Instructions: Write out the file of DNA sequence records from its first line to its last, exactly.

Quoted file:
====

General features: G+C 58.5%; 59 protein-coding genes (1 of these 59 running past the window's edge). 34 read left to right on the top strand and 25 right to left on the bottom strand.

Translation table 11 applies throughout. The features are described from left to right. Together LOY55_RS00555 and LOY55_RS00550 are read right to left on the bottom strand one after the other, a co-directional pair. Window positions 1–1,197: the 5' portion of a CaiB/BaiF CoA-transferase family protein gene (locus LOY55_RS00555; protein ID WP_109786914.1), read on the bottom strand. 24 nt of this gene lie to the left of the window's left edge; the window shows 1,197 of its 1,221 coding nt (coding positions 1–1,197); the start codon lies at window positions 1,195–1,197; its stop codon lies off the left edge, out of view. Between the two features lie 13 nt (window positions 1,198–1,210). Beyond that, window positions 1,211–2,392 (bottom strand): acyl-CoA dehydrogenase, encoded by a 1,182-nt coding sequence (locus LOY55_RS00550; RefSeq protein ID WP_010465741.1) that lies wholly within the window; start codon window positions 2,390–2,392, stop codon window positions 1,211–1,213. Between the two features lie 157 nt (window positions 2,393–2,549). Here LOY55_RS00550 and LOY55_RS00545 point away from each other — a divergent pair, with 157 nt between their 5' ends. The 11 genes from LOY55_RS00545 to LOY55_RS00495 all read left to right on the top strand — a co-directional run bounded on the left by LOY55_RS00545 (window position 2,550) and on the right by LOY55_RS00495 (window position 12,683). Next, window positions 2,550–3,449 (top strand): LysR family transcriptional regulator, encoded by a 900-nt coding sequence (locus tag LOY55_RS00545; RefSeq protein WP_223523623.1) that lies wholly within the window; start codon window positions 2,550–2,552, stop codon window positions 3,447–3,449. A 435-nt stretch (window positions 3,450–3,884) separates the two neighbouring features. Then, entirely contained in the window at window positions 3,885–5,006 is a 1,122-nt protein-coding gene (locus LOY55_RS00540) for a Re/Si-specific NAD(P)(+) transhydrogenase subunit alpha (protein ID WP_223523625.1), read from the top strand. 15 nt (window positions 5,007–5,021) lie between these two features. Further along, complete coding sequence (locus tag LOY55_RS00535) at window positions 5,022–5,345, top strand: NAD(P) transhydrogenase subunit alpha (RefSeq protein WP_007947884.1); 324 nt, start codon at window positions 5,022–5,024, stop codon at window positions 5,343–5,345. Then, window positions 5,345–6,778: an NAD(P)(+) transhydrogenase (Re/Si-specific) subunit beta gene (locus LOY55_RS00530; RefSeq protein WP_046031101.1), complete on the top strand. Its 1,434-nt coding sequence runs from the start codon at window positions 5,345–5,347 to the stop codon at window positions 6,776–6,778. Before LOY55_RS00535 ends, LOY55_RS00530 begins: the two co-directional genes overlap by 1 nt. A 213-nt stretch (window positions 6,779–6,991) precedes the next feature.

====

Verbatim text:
General features: G+C 58.5%; 59 protein-coding genes (1 of these 59 running past the window's edge). 34 read left to right on the top strand and 25 right to left on the bottom strand.

Translation table 11 applies throughout. The features are described from left to right. Together LOY55_RS00555 and LOY55_RS00550 are read right to left on the bottom strand one after the other, a co-directional pair. Window positions 1–1,197: the 5' portion of a CaiB/BaiF CoA-transferase family protein gene (locus LOY55_RS00555; protein ID WP_109786914.1), read on the bottom strand. 24 nt of this gene lie to the left of the window's left edge; the window shows 1,197 of its 1,221 coding nt (coding positions 1–1,197); the start codon lies at window positions 1,195–1,197; its stop codon lies off the left edge, out of view. Between the two features lie 13 nt (window positions 1,198–1,210). Beyond that, window positions 1,211–2,392 (bottom strand): acyl-CoA dehydrogenase, encoded by a 1,182-nt coding sequence (locus LOY55_RS00550; RefSeq protein ID WP_010465741.1) that lies wholly within the window; start codon window positions 2,390–2,392, stop codon window positions 1,211–1,213. Between the two features lie 157 nt (window positions 2,393–2,549). Here LOY55_RS00550 and LOY55_RS00545 point away from each other — a divergent pair, with 157 nt between their 5' ends. The 11 genes from LOY55_RS00545 to LOY55_RS00495 all read left to right on the top strand — a co-directional run bounded on the left by LOY55_RS00545 (window position 2,550) and on the right by LOY55_RS00495 (window position 12,683). Next, window positions 2,550–3,449 (top strand): LysR family transcriptional regulator, encoded by a 900-nt coding sequence (locus tag LOY55_RS00545; RefSeq protein WP_223523623.1) that lies wholly within the window; start codon window positions 2,550–2,552, stop codon window positions 3,447–3,449. A 435-nt stretch (window positions 3,450–3,884) separates the two neighbouring features. Then, entirely contained in the window at window positions 3,885–5,006 is a 1,122-nt protein-coding gene (locus LOY55_RS00540) for a Re/Si-specific NAD(P)(+) transhydrogenase subunit alpha (protein ID WP_223523625.1), read from the top strand. 15 nt (window positions 5,007–5,021) lie between these two features. Further along, complete coding sequence (locus tag LOY55_RS00535) at window positions 5,022–5,345, top strand: NAD(P) transhydrogenase subunit alpha (RefSeq protein WP_007947884.1); 324 nt, start codon at window positions 5,022–5,024, stop codon at window positions 5,343–5,345. Then, window positions 5,345–6,778: an NAD(P)(+) transhydrogenase (Re/Si-specific) subunit beta gene (locus LOY55_RS00530; RefSeq protein WP_046031101.1), complete on the top strand. Its 1,434-nt coding sequence runs from the start codon at window positions 5,345–5,347 to the stop codon at window positions 6,776–6,778. Before LOY55_RS00535 ends, LOY55_RS00530 begins: the two co-directional genes overlap by 1 nt. A 213-nt stretch (window positions 6,779–6,991) precedes the next feature.